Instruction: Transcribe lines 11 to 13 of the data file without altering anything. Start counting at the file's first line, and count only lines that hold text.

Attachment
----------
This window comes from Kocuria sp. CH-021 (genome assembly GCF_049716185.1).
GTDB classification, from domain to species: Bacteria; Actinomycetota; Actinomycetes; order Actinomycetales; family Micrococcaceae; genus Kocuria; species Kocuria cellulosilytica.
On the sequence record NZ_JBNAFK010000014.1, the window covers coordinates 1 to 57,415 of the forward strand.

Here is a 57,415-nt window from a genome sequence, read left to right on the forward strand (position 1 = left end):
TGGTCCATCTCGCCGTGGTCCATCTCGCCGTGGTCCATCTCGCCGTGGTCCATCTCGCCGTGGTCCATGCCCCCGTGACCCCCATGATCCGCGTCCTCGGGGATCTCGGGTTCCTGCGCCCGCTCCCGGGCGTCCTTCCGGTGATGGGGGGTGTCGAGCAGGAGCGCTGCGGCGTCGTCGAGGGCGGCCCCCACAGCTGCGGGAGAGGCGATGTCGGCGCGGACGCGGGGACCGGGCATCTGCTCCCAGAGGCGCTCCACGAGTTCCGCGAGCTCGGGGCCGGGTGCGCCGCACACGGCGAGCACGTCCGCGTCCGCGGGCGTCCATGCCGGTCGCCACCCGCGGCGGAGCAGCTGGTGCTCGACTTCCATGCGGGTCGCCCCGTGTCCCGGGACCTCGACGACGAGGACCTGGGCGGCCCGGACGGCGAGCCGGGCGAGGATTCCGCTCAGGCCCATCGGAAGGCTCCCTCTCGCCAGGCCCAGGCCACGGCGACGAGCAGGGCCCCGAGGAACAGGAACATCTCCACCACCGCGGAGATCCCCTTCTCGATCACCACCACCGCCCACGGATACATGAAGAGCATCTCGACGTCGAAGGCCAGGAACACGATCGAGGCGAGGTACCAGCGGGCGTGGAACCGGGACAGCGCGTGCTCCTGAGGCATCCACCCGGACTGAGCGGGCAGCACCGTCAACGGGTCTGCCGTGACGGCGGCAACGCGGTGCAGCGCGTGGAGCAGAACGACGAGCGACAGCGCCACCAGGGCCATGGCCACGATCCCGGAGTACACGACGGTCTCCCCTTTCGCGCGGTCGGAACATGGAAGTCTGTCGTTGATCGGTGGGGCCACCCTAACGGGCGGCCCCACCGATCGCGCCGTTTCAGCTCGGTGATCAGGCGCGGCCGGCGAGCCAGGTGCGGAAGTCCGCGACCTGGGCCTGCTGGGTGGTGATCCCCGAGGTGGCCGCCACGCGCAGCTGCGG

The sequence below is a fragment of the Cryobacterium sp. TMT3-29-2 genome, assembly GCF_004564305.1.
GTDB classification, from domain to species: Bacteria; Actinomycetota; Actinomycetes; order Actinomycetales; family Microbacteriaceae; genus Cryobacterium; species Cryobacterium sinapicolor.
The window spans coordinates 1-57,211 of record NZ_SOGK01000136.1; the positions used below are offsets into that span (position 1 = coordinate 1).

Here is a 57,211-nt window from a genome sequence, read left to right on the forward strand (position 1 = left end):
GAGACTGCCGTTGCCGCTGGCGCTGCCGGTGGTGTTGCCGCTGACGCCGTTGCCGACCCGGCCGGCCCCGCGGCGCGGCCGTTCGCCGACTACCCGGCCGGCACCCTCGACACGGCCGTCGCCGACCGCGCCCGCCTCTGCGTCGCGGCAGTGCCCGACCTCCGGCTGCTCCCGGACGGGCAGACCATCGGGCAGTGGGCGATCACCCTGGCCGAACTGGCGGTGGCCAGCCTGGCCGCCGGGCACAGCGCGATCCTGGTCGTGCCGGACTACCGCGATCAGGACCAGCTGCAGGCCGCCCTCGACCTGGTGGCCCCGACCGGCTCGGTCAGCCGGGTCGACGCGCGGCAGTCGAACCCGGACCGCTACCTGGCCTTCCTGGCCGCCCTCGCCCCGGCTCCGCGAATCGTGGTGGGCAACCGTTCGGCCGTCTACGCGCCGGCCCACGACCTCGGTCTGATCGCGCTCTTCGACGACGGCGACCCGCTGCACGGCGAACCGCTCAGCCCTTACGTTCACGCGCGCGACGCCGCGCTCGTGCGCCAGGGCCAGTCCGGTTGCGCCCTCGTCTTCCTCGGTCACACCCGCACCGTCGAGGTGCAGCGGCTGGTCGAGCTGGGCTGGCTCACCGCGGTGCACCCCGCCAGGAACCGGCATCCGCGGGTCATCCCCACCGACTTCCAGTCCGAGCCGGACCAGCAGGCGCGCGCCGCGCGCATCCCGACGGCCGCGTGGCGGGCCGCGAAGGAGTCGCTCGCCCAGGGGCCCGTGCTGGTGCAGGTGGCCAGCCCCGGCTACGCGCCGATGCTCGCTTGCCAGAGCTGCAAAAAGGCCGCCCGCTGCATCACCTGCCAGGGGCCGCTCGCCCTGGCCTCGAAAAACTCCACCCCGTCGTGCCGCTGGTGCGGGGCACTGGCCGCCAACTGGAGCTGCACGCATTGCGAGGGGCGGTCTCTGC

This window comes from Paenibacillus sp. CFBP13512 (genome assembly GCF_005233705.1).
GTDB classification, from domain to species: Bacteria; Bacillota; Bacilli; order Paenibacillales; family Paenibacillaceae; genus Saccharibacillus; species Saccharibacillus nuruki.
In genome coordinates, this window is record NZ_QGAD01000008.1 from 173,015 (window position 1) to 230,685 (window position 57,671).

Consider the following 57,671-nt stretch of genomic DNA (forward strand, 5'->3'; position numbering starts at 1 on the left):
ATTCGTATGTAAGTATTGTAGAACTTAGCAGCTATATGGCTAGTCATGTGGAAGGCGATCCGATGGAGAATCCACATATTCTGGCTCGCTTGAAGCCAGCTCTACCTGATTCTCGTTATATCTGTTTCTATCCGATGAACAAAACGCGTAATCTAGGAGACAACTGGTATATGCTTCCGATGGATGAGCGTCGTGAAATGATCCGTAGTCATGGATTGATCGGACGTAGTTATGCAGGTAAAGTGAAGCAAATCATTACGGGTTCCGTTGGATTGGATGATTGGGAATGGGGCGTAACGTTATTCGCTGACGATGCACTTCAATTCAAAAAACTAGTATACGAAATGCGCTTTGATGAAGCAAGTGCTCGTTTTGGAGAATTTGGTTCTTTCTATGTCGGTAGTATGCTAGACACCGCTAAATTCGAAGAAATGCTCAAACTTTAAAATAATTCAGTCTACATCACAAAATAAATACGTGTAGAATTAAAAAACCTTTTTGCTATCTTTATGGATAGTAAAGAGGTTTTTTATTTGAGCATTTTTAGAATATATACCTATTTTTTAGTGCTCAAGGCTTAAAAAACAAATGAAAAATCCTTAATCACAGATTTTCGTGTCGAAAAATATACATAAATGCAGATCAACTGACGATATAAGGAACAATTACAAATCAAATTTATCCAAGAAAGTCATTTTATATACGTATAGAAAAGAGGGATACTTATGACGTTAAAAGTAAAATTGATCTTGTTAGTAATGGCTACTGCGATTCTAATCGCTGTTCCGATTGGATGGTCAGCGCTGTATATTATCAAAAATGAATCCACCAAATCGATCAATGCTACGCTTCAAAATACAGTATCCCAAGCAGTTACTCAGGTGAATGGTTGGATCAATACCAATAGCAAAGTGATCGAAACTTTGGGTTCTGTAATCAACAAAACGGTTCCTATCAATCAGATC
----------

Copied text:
This window comes from Paenibacillus sp. CFBP13512 (genome assembly GCF_005233705.1).
GTDB classification, from domain to species: Bacteria; Bacillota; Bacilli; order Paenibacillales; family Paenibacillaceae; genus Saccharibacillus; species Saccharibacillus nuruki.
In genome coordinates, this window is record NZ_QGAD01000008.1 from 173,015 (window position 1) to 230,685 (window position 57,671).